Most empires have been destroyed by their trusted allies and vassals, and not by their enemies. The Persian Empire was destroyed by its former vassal, the Kingdom of Macedonia. In the sixth century, the Macedonians were a minor tribe in Europe. The Persian Emperor Darius I made them the legitimate satrap of Macedonia. The Persians gave military training to the Macedonians and armed them, so that they could serve in the Persian army as mercenaries. In 178 years, the Macedonians transitioned from vassals of the Persian Empire to its conquerers—Alexander the Great became the ruler of the Persian Empire.
The Western Roman Empire was conquered by its former vassals, the Visigoths (who emerged from the Gothic groups in the fourth century AD). The policy of using barbarians in the Roman army was introduced by Augustus. By the third century AD, the Roman army was very diverse—it had a large number of barbarian soldiers. In the fourth and fifth centuries AD, Goths played an important role in defending Rome against the Hun army. But in 410 AD, the Goths sacked Rome In 476 AD, the Goth King Odoacer captured the Roman imperial throne, bringing the Western Roman Empire to an end.
The Byzantine Empire played an important role in the rise of Arab Islamic power in the Middle East and North Africa. They funded, armed, and trained the early Arab warriors because they wanted to use the Arabs against their enemy, the Second Persian Empire (the Sassanid Empire). But after conquering the Second Persian Empire, the Arabs turned their eyes towards the territories of the Byzantines. The Arab army first besieged Constantinople in 674–678 and then in 717–718. Both sieges failed but the Byzantine Empire’s reputation was shattered.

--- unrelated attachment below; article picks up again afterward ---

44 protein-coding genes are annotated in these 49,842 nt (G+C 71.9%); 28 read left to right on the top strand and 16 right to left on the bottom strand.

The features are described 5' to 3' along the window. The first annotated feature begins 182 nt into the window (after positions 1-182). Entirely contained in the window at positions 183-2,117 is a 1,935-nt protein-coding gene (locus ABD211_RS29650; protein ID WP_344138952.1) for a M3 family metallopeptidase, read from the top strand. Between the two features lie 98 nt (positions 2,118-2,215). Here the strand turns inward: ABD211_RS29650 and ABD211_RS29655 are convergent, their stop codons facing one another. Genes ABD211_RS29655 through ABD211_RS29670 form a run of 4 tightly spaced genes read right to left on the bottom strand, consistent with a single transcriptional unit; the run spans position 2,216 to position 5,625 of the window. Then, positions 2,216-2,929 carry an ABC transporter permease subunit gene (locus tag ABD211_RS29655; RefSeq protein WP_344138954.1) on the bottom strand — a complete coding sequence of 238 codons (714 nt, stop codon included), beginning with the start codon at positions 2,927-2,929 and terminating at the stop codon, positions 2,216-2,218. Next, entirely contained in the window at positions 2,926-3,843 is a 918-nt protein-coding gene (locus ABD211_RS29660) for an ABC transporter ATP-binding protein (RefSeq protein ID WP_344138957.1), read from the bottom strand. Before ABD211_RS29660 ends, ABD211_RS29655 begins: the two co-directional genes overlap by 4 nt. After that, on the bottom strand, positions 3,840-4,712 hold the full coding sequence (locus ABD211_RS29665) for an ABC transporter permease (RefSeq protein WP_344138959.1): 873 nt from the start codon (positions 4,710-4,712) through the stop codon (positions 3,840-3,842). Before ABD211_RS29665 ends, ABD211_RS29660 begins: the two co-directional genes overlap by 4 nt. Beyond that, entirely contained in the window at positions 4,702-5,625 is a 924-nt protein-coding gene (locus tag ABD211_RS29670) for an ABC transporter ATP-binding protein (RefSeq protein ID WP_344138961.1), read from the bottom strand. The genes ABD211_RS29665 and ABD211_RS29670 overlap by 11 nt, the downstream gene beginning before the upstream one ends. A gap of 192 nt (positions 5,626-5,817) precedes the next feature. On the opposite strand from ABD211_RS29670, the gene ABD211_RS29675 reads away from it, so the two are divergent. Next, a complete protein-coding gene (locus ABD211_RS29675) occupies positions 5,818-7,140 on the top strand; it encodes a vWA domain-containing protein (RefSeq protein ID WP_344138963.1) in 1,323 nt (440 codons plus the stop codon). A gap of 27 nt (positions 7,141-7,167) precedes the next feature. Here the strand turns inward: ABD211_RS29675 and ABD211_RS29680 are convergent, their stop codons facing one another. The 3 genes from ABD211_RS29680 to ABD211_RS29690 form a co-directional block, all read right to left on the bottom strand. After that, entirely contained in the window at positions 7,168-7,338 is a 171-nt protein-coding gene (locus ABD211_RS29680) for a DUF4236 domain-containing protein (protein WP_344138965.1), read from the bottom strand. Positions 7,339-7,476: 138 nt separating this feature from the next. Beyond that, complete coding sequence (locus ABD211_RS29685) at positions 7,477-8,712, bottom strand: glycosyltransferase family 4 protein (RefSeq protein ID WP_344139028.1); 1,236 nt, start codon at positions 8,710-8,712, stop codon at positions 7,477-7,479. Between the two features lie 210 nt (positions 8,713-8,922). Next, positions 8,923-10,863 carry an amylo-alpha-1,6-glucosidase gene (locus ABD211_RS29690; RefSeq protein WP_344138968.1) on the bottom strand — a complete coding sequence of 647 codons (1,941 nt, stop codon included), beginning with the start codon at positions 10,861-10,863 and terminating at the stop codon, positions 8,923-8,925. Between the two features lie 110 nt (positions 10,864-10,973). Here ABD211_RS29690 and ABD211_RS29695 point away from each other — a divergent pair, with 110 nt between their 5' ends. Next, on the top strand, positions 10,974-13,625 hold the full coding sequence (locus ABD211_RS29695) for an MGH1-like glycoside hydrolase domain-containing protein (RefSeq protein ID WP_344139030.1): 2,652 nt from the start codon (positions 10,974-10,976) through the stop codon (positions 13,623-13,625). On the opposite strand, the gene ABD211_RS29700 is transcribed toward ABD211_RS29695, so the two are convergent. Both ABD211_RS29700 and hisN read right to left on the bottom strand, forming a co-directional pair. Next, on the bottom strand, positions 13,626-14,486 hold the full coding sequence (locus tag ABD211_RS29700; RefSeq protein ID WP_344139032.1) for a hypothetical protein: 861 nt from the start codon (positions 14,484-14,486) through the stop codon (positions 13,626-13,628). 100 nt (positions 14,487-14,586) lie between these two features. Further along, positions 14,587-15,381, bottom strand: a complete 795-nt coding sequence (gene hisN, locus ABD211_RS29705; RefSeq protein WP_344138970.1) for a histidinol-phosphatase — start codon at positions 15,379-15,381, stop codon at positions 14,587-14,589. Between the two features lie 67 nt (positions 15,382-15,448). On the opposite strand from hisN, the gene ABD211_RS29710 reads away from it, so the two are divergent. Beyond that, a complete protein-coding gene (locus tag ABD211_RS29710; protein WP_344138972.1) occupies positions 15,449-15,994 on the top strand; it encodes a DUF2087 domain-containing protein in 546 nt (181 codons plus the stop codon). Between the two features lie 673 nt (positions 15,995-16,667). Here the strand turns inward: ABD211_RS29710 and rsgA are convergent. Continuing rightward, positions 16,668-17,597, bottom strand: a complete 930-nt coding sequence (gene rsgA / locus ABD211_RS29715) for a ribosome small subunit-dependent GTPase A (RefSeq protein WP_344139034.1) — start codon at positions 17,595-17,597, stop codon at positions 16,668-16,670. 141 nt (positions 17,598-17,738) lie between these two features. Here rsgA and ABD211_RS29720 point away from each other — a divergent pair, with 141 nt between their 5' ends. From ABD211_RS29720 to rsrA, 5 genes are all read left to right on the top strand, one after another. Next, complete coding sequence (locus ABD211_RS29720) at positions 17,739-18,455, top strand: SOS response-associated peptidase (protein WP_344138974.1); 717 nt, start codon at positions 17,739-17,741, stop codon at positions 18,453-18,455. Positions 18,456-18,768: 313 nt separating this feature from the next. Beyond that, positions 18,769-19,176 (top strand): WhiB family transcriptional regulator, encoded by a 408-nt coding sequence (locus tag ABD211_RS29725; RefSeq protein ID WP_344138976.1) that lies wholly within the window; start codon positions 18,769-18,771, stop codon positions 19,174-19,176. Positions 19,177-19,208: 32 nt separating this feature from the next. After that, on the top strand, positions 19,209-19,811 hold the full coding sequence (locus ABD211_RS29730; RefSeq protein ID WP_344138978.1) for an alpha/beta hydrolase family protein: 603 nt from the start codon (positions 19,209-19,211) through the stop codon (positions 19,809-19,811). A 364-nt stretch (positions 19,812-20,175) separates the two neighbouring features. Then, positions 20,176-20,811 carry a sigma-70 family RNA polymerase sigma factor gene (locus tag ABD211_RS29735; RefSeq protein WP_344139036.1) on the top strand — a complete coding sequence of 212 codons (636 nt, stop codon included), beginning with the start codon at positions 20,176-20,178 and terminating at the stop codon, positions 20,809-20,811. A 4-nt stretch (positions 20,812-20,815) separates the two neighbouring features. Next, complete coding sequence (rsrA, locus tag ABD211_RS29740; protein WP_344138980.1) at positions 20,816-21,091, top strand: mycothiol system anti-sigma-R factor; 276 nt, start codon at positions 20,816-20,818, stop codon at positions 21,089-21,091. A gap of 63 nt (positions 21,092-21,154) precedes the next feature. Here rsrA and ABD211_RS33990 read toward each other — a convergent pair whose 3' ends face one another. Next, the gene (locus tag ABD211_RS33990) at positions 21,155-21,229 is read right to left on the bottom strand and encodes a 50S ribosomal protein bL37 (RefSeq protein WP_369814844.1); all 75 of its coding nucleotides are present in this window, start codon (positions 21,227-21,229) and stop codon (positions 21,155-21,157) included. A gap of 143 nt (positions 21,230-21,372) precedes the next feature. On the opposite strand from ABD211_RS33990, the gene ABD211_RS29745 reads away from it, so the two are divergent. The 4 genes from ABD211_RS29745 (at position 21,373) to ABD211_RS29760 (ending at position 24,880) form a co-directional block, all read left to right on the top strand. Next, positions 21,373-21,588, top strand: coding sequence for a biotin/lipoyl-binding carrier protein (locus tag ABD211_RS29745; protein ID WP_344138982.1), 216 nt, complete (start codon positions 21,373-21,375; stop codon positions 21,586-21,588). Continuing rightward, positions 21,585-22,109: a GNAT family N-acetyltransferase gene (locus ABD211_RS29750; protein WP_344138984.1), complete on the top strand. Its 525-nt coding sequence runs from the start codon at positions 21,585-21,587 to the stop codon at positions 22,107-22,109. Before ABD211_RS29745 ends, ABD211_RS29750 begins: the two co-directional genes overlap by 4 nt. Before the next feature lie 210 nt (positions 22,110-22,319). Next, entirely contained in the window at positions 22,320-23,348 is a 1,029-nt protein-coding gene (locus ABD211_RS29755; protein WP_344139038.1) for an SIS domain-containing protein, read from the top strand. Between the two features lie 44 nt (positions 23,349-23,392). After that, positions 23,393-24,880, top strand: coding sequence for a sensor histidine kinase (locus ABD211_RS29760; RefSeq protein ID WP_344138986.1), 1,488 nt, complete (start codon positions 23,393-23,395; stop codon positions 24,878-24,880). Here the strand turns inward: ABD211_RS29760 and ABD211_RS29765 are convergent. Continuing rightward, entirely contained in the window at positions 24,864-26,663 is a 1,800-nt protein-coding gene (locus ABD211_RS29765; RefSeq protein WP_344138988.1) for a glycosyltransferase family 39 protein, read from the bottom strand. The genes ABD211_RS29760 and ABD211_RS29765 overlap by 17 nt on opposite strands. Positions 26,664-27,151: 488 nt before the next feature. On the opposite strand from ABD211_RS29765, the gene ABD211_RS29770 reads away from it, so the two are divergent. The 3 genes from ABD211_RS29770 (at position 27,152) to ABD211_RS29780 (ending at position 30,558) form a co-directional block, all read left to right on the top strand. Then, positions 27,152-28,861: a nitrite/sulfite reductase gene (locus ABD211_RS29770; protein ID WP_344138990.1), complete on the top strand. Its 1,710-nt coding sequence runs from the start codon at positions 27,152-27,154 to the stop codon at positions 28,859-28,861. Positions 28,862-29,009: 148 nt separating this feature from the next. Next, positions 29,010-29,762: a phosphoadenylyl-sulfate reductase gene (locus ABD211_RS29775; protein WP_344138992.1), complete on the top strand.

The Byzantine Empire was destroyed by its two allies—the Crusaders and the Ottoman Empire. The Crusaders had arrived in the Middle East to strengthen the Byzantine Empire but they sacked Constantinople. The Ottoman Sultans began as allies of the Byzantines in the thirteenth century. The Byzantines helped the Ottomans in expanding their power in Anatolia in exchange for using Ottoman mercenaries in their army. But the Ottomans were soon nibbling at Byzantine territory. In the fifteenth century, the Ottomans conquered the last outpost of the Byzantines: Constantinople.